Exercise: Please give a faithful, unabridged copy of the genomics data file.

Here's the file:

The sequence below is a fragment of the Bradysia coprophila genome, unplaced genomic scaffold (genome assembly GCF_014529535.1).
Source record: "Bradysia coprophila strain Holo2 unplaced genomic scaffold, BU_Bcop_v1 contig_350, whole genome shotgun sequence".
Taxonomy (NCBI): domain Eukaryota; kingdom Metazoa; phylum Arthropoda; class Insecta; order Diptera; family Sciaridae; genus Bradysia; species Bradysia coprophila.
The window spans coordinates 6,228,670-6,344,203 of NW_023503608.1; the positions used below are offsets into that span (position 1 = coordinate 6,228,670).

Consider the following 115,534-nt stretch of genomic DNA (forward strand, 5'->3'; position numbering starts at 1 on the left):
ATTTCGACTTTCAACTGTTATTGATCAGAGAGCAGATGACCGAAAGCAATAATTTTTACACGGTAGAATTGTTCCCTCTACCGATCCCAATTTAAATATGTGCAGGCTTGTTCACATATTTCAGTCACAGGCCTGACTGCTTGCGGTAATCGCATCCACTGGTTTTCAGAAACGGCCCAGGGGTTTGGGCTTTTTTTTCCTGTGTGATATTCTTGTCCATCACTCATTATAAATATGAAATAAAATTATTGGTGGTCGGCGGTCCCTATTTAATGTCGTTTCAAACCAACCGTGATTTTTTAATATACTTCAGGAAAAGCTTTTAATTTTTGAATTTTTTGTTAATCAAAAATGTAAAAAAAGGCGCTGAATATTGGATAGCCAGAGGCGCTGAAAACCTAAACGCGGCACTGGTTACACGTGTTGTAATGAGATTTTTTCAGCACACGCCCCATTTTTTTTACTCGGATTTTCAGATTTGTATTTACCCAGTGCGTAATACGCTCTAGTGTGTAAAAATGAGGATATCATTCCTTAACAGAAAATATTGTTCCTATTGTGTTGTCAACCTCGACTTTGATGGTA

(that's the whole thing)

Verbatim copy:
The sequence below is a fragment of the Bradysia coprophila genome, unplaced genomic scaffold (genome assembly GCF_014529535.1).
Source record: "Bradysia coprophila strain Holo2 unplaced genomic scaffold, BU_Bcop_v1 contig_350, whole genome shotgun sequence".
Taxonomy (NCBI): domain Eukaryota; kingdom Metazoa; phylum Arthropoda; class Insecta; order Diptera; family Sciaridae; genus Bradysia; species Bradysia coprophila.
The window spans coordinates 6,228,670-6,344,203 of NW_023503608.1; the positions used below are offsets into that span (position 1 = coordinate 6,228,670).

Consider the following 115,534-nt stretch of genomic DNA (forward strand, 5'->3'; position numbering starts at 1 on the left):
ATTTCGACTTTCAACTGTTATTGATCAGAGAGCAGATGACCGAAAGCAATAATTTTTACACGGTAGAATTGTTCCCTCTACCGATCCCAATTTAAATATGTGCAGGCTTGTTCACATATTTCAGTCACAGGCCTGACTGCTTGCGGTAATCGCATCCACTGGTTTTCAGAAACGGCCCAGGGGTTTGGGCTTTTTTTTCCTGTGTGATATTCTTGTCCATCACTCATTATAAATATGAAATAAAATTATTGGTGGTCGGCGGTCCCTATTTAATGTCGTTTCAAACCAACCGTGATTTTTTAATATACTTCAGGAAAAGCTTTTAATTTTTGAATTTTTTGTTAATCAAAAATGTAAAAAAAGGCGCTGAATATTGGATAGCCAGAGGCGCTGAAAACCTAAACGCGGCACTGGTTACACGTGTTGTAATGAGATTTTTTCAGCACACGCCCCATTTTTTTTACTCGGATTTTCAGATTTGTATTTACCCAGTGCGTAATACGCTCTAGTGTGTAAAAATGAGGATATCATTCCTTAACAGAAAATATTGTTCCTATTGTGTTGTCAACCTCGACTTTGATGGTA